Piratebay down?

At this point it's nothing more than a rumour, but word on the streets is that The Piratebay has been raided by police again. I can ping their IP and their tracker seems to be working fine, but such rumours are inevitable whenever the site goes down. Who knows?

I'm passing it on anyway because I'm irresponsible that way.

1st update: Given that my blog views have more than doubled since I posted the above (not a difficult feat, mind you), and everyone visiting is searching on some variation of the words piratebay down, I'd say the problem is a widespread one.

Dammit! Just let me finish this Battlestar Galactica torrent!

Seriously, though, I'm still pinging through successfully.

--- thepiratebay.org ping statistics ---
5 packets transmitted, 5 received, 0% packet loss, time 4000ms
rtt min/avg/max/mdev = 176.535/202.730/270.733/34.598 ms

--- tpb.tracker.thepiratebay.org ping statistics ---
5 packets transmitted, 5 received, 0% packet loss, time 21131ms
rtt min/avg/max/mdev = 160.589/221.843/339.991/75.557 ms

If the servers had been seized or shut down, they wouldn't ping back. I'm sure the site'll be back up soon. Don't panic.

2nd update: I popped into the IRC channel.

[04:08:21] * Topic for #thepiratebay.org is: thepiratebay.org is down atm. http://bayimg.com back online
[04:08:21] * Topic for #thepiratebay.org set by [NoFate]!Nofate@bnc.gamehotel.dk at Wed Dec 5 03:19:27 2007

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A horking pile of bugs

Jaq asked me why I was laughing, so I showed her this, from Ubuntu's Hardy Heron roadmap:

She just smiled and nodded.


Deluge BitTorrent Client

I loved BitComet as a bittorrent client, but that was on Windows. When I switched to Linux I missed it something fierce. Kirby suggested running ╬╝Torrent under Wine, and that did well enough as far as transferring files went, but the interface wasn't emulated properly so it was ugly to look at. Yeah, I figured that was important enough to keep looking. I'm shallow.

Everyone likes Azureus, but at the time I only had a low-end computer, which would choke on it. I eventually settled on KTorrent, using it for the past year or so. But it always stuck in my craw that I was forced to use a KDE app in Gnome just to get the features I wanted.

When I accidentally blew away my Ubuntu install last week, it was as good a time as any to search out new options. That's when I wandered back to the Ubuntu forums after a long absence and spotted a 3rd party forum for Deluge, a GTK based bittorrent client written by a couple of Ubuntu geeks. It's got all the features I like in KTorrent, and none of the features I don't (an aqua-wannabe interface, mostly, but I already said I was shallow). It runs on Linux, of course, and it's been ported to OS X. Someone's working on a Windows port, too, which is good because the only way to affordably run software in Windows is to steal it, so they need bittorrent clients.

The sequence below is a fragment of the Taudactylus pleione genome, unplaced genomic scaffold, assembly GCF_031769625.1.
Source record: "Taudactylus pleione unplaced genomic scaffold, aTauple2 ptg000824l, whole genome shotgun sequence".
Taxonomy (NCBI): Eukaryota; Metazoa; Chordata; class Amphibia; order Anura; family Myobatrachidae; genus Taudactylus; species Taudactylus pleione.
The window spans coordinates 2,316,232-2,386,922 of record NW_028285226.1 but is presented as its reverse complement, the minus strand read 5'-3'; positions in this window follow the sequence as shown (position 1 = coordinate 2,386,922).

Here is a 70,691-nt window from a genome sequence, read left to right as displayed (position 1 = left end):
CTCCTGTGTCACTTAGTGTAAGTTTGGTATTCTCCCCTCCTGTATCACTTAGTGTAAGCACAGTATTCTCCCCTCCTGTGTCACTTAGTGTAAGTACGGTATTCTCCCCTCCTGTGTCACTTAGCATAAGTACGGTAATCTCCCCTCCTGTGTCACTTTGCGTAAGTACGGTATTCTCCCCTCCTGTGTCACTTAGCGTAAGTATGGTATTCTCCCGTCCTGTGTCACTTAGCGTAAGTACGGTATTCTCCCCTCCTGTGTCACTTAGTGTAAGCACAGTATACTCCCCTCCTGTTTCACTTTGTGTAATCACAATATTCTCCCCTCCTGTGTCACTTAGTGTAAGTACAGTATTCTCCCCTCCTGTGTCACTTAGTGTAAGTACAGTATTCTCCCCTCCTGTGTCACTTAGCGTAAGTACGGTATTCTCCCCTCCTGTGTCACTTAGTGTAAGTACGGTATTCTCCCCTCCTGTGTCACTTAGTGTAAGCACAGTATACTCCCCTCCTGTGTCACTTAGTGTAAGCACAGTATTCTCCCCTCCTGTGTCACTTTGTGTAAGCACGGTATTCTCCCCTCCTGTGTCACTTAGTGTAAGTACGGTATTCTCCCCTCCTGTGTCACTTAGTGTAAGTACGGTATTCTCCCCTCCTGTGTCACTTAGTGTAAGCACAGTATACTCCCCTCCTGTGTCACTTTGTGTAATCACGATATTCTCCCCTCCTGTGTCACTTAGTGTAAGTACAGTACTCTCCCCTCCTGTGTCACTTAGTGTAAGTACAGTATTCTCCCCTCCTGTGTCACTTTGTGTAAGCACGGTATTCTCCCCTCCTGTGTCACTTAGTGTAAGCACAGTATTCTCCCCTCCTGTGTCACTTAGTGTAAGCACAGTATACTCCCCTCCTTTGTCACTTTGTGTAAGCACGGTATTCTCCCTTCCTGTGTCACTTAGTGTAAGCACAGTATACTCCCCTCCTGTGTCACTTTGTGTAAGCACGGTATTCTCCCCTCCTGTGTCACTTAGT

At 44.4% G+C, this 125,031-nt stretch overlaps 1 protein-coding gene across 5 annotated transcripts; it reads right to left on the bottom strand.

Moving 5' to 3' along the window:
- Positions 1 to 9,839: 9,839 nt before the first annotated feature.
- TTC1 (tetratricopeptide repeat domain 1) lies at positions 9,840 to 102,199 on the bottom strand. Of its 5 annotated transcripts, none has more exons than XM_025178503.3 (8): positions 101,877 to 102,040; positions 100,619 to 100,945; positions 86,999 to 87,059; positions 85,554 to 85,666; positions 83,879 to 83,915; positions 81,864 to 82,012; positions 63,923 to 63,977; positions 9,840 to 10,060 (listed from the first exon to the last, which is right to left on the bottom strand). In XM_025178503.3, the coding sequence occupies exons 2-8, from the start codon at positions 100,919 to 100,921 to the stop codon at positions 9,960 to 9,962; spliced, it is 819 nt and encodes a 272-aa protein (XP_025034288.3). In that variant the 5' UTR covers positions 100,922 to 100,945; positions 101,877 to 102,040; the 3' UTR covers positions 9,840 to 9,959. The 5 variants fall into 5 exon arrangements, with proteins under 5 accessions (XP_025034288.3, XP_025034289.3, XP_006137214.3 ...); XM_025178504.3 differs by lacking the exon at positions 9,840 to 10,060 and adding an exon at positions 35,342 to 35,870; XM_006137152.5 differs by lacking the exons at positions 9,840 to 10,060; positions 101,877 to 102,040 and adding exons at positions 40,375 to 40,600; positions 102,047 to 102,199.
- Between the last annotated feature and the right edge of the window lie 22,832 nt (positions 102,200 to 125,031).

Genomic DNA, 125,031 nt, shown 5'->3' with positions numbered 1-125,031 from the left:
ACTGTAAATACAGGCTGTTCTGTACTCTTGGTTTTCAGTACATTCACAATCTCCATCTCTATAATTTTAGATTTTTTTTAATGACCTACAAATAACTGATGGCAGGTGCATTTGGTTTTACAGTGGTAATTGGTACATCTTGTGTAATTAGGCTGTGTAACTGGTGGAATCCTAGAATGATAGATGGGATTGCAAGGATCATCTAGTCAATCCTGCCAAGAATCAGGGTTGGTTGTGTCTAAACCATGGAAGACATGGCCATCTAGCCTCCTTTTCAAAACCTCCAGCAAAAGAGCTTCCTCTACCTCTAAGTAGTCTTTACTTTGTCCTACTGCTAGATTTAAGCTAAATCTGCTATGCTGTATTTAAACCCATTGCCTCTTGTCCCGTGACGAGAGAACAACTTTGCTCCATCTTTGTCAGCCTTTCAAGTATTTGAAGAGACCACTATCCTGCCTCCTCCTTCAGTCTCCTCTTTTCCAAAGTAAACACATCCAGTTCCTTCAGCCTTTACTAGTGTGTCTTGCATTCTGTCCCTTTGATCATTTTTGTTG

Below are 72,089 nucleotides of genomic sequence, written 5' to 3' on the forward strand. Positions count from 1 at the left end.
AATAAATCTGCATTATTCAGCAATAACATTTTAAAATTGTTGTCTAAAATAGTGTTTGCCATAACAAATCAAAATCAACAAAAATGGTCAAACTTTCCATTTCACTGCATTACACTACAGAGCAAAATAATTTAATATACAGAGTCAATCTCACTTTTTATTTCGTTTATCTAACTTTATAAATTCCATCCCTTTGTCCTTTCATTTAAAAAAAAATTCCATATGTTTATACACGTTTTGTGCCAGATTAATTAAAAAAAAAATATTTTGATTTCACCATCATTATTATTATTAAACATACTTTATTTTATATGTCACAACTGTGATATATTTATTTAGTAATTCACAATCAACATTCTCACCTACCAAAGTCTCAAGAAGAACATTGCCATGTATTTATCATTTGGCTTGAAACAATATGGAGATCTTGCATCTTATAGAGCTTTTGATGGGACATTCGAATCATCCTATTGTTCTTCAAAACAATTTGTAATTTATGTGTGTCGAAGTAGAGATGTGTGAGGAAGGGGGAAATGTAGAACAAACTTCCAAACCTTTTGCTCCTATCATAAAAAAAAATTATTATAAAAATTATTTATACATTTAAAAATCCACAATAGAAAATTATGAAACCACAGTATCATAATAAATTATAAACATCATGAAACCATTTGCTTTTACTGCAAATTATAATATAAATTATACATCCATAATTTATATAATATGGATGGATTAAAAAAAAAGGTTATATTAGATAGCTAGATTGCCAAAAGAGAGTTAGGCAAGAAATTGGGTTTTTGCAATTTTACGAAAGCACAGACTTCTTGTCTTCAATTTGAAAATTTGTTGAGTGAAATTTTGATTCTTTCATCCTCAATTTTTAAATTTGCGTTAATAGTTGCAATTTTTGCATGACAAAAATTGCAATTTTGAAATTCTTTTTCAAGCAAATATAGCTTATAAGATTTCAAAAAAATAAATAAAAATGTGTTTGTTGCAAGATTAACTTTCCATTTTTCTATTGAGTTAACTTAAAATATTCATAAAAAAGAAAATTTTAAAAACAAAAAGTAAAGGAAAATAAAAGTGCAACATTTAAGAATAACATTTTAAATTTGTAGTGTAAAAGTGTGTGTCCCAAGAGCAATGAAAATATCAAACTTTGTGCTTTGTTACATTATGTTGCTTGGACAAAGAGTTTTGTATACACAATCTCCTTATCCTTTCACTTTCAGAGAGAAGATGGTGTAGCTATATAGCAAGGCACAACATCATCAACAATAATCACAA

If you're running Edgy or better, it's in the repos. A more recent .deb is available at deluge-torrent.org. It works, I'm happy, and that's all that matters.

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I lifted this code from Google Hacks about six months ago. It hasn't failed yet. Until today. As was pounded into my head over and over, scraping web pages is unreliable.

$ cat /home/galoot/bin/calc 
preg_match_all('{<b>.+= (.+?)</b>}',
file_get_contents('http://www.google.com/search?q=' .
urlencode(join(' ', array_splice($argv, 1)))), $matches);
print str_replace('<font size=-2> </font>', ',',

$ calc 2000/364

So far so good.

$ calc 2000/366

That's right.

$ calc 2000/365

{Carlo <b>...
Heh. That's from the 8th hit for those search terms.

Back to the drawing board.


Running IE under Ubuntu

I've been wanting to install Ubuntu on the laptop ever since I got it. The Edgy live disc detected all the hardware flawlessly (for Googlers, it's an Acer Travelmate 5610), with the only "tweak" being trying to remember the wireless network's password. (edit: Almost all the hardware. The TI 5-in-1 card reader remains invisible.) I was getting real close to dual-booting into XP (I need Internet Explorer), and the only thing holding me back was the impending release of Feisty on April 19th. (Check out the upcoming features.)

Then I ran into IEs4Linux. It runs your choice of IE 5, 5.5 or 6 (or all of the above) under wine, and it installed easily and flawlessly for me. I didn't expect that at all! My luck running apps under wine, especially MS ones, has been spotty at best. But this gave me no problems whatsoever. Either wine is becoming less irritating or this is an awesome install script. Or both.

I haven't tested it with whackloads of sites, but I don't really intend to. The idea is to test my own pages, not to actually (hahahaha) "surf with IE."

IEs4Linux installs Flash along with IE, if you develop in that. Support for IE 7 is in beta.

Now, the impending release of Feisty is the only thing holding me back from completely wiping Windows from the laptop.

(This post comes with six seven free parenthetical remarks. (No, seven!))

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Daylight Saving Time begins at 2 a.m. Sunday

Apparently this is a problem for Windows users. Ubuntu (Edgy) is fine. I don't know about Dapper or earlier versions, though. If you're nervous type zdump -v /etc/localtime | grep 2007 in the terminal.

galoot@cowbell:~$ zdump -v /etc/localtime | grep 2007

/etc/localtime Sun Mar 11 09:59:59 2007 UTC = Sun Mar 11 01:59:59 2007 PST isdst=0 gmtoff=-28800
/etc/localtime Sun Mar 11 10:00:00 2007 UTC = Sun Mar 11 03:00:00 2007 PDT isdst=1 gmtoff=-25200
/etc/localtime Sun Nov 4 08:59:59 2007 UTC = Sun Nov 4 01:59:59 2007 PDT isdst=1 gmtoff=-25200
/etc/localtime Sun Nov 4 09:00:00 2007 UTC = Sun Nov 4 01:00:00 2007 PST isdst=0 gmtoff=-28800
March 11. Yup. We're good.